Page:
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Uganda says wanted top LRA rebel 'may be dead'
by Staff Writers
Kampala (AFP) Feb 15, 2014


Twenty-two DRC soldiers, 230 Uganda rebels killed in past month
Kinshasa (AFP) Feb 14, 2014 - Twenty-two Congolese soldiers and 230 Ugandan rebels have been killed in a nearly month-long offensive in restive eastern Democratic Republic of Congo, the government said Friday.

According to a provisional toll by the army chief of staff, 22 troops and 230 fighters from the Islamist ADF-Nalu rebellion have died in the clashes since January 16, said government spokesman Lambert Mende at a press conference in Kinshasa.

He said 65 weapons had been recovered in the operation, as well as "pharmaceutical products in large quantities".

"We also discovered that the enemy had a bomb-making factory, which confirms the ADF's terrorist nature," he said.

The ADF-Nalu rebellion began in the mid-1990s, a merger of two armed groups who oppose Ugandan President Yoweri Museveni, in power since 1986.

It has evolved into a Islamist organisation, led since 2007 by Jamil Mukulu, a former Christian.

The United States labelled it a terrorist organisation in 2001 and Mukulu has been subject to UN sanctions since 2011 and EU sanctions since 2012.

The rebels are based in the mountainous region of Rwenzori on the border with Uganda. The movement is infamous for kidnapping and indoctrinating locals, and using forced labour to carry out illegal logging and gold mining.

The wanted deputy of Uganda's murderous Lord's Resistance Army rebels, Okot Odhiambo, may have been killed in recent fighting, the Ugandan defence minister told AFP Friday.

Odhiambo was indicted by the Hague-based International Criminal Court (ICC) in 2005 along with LRA chief Joseph Kony and fellow rebel Dominic Ongwen on charges of butchering and kidnapping civilians.

"There are pointers from defectors that Okot Odhiambo may be dead," Defence Minister Crispus Kiyonga told AFP Friday. "Our forces are verifying these reports to check if indeed he died in the battles we have had with them and a position will be communicated."

"It will not be a surprise that he could be dead because the UPDF (Ugandan army) has in the past killed many top LRA commanders and he cannot be an exception," he added.

"The LRA's strength has diminished and the remaining force, including Kony, are on the run."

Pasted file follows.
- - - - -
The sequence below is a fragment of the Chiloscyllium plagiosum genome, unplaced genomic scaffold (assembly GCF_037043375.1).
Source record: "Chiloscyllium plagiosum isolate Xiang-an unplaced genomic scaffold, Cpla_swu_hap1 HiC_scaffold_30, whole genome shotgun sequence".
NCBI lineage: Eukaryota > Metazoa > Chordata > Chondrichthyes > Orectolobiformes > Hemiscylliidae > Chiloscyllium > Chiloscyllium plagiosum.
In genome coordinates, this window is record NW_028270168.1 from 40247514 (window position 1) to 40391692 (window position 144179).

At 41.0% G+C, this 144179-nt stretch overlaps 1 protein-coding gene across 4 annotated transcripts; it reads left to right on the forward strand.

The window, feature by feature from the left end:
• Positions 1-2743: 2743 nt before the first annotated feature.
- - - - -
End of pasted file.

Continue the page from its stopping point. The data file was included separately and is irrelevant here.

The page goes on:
In recent years the group, a militant outfit whose doctrine mixes African mysticism with Christian extremism -- has been forced out of Uganda and Odhiambo had been thought to be hiding out with a hardcore of fighters in the remote jungles of Central African Republic, northeast Democratic Republic of Congo or South Sudan.

The United States has a unit of Special Forces soldiers helping in the hunt for LRA leaders.

In Washington, William Stevens, spokesman at the State Department's Bureau for African Affairs, said that US officials were "aware of reports" of Odhiambo's killing, but referred any questions to Ugandan and African Union officials.

Ugandan army spokesman Paddy Ankunda told AFP the intelligence reports had come from rebel defectors, who said the rebel commander may have died in a Ugandan army assault "at the end of last year", but gave no details on where the clash took place.

"We are trying to verify the report, but there is a very high possibility that he is dead," Ankunda said.

- 'Ruthless killer' -

According to the ICC warrant, former LRA members describe Odhiambo as a "ruthless killer" and "the one who killed the most".

Odhiambo is widely suspected to have directed the killing of some 300 civilians during a February 2004 attack on the Barlonyo internally displaced persons camp in northern Uganda, one of the single largest massacres in the LRA's brutal history.

After Odhiambo reportedly ordered the rebels to "kill every living thing", witnesses say camp residents were burnt alive in their homes, hacked to death with machetes, stabbed, bludgeoned and shot as they tried to escape.

An AFP reporter who met Odhiambo in 2005 described a slender and unsmiling man, dressed in neatly ironed military fatigues and the rebel's standard issue rubber boots, always flanked by heavily armed teenage soldiers and who would hold the gaze of those around without blinking.

Described as having "greying" hair by Interpol, Odhiambo ascended to the number-two position in the LRA in October of 2007, after Kony is thought to have ordered the killing of his previous deputy, ICC fugitive Vincent Otti.

Odhiambo is suspected to have played a central role in Otti's murder, and as Kony's loyal right-hand man serves as a vital go-between for different commanders spread out in the jungle.

Odhiambo's death "would be a historic blow to the LRA's command structure," the State Department's Stevens told AFP.

"It is clear that, despite the regional challenges, the AU Regional Task Force (AU-RTF) continues to make great strides toward ending the LRA threat. We congratulate the AU-RTF and especially the Ugandan military on their continued success in pursuing the LRA's remaining leaders and promoting defections."

Stevens said that Washington believes "it is critical that pressure continue to be put on the LRA to prevent it from regrouping," and called on the remaining fighters "to follow the lead of the over 100 individuals who have left the LRA since 2012 and put down their arms and return home."

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